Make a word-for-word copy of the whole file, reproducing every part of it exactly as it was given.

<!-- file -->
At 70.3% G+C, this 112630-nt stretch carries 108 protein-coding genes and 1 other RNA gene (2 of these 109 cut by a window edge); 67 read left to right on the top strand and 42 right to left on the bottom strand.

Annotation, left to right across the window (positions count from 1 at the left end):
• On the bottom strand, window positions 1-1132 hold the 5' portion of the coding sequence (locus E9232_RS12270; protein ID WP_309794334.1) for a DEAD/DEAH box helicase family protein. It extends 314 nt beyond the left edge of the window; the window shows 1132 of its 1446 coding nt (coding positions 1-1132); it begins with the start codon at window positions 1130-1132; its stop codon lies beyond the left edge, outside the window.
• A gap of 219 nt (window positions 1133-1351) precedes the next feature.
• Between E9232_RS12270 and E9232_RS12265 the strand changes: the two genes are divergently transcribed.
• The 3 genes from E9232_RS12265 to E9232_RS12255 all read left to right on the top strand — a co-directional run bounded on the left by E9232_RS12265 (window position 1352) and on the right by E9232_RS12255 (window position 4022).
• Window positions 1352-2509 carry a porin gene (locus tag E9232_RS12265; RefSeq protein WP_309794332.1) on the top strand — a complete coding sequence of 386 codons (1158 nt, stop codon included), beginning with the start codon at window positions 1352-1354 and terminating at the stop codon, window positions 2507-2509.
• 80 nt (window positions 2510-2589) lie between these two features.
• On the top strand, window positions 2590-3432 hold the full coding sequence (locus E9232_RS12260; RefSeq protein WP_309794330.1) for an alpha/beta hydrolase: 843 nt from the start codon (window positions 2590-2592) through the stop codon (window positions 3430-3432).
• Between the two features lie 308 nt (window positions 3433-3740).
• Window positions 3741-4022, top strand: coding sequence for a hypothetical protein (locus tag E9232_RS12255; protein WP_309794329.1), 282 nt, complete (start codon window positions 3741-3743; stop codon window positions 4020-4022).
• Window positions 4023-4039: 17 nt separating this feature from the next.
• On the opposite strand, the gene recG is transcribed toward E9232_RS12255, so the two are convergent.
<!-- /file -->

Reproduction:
At 70.3% G+C, this 112630-nt stretch carries 108 protein-coding genes and 1 other RNA gene (2 of these 109 cut by a window edge); 67 read left to right on the top strand and 42 right to left on the bottom strand.

Annotation, left to right across the window (positions count from 1 at the left end):
• On the bottom strand, window positions 1-1132 hold the 5' portion of the coding sequence (locus E9232_RS12270; protein ID WP_309794334.1) for a DEAD/DEAH box helicase family protein. It extends 314 nt beyond the left edge of the window; the window shows 1132 of its 1446 coding nt (coding positions 1-1132); it begins with the start codon at window positions 1130-1132; its stop codon lies beyond the left edge, outside the window.
• A gap of 219 nt (window positions 1133-1351) precedes the next feature.
• Between E9232_RS12270 and E9232_RS12265 the strand changes: the two genes are divergently transcribed.
• The 3 genes from E9232_RS12265 to E9232_RS12255 all read left to right on the top strand — a co-directional run bounded on the left by E9232_RS12265 (window position 1352) and on the right by E9232_RS12255 (window position 4022).
• Window positions 1352-2509 carry a porin gene (locus tag E9232_RS12265; RefSeq protein WP_309794332.1) on the top strand — a complete coding sequence of 386 codons (1158 nt, stop codon included), beginning with the start codon at window positions 1352-1354 and terminating at the stop codon, window positions 2507-2509.
• 80 nt (window positions 2510-2589) lie between these two features.
• On the top strand, window positions 2590-3432 hold the full coding sequence (locus E9232_RS12260; RefSeq protein WP_309794330.1) for an alpha/beta hydrolase: 843 nt from the start codon (window positions 2590-2592) through the stop codon (window positions 3430-3432).
• Between the two features lie 308 nt (window positions 3433-3740).
• Window positions 3741-4022, top strand: coding sequence for a hypothetical protein (locus tag E9232_RS12255; protein WP_309794329.1), 282 nt, complete (start codon window positions 3741-3743; stop codon window positions 4020-4022).
• Window positions 4023-4039: 17 nt separating this feature from the next.
• On the opposite strand, the gene recG is transcribed toward E9232_RS12255, so the two are convergent.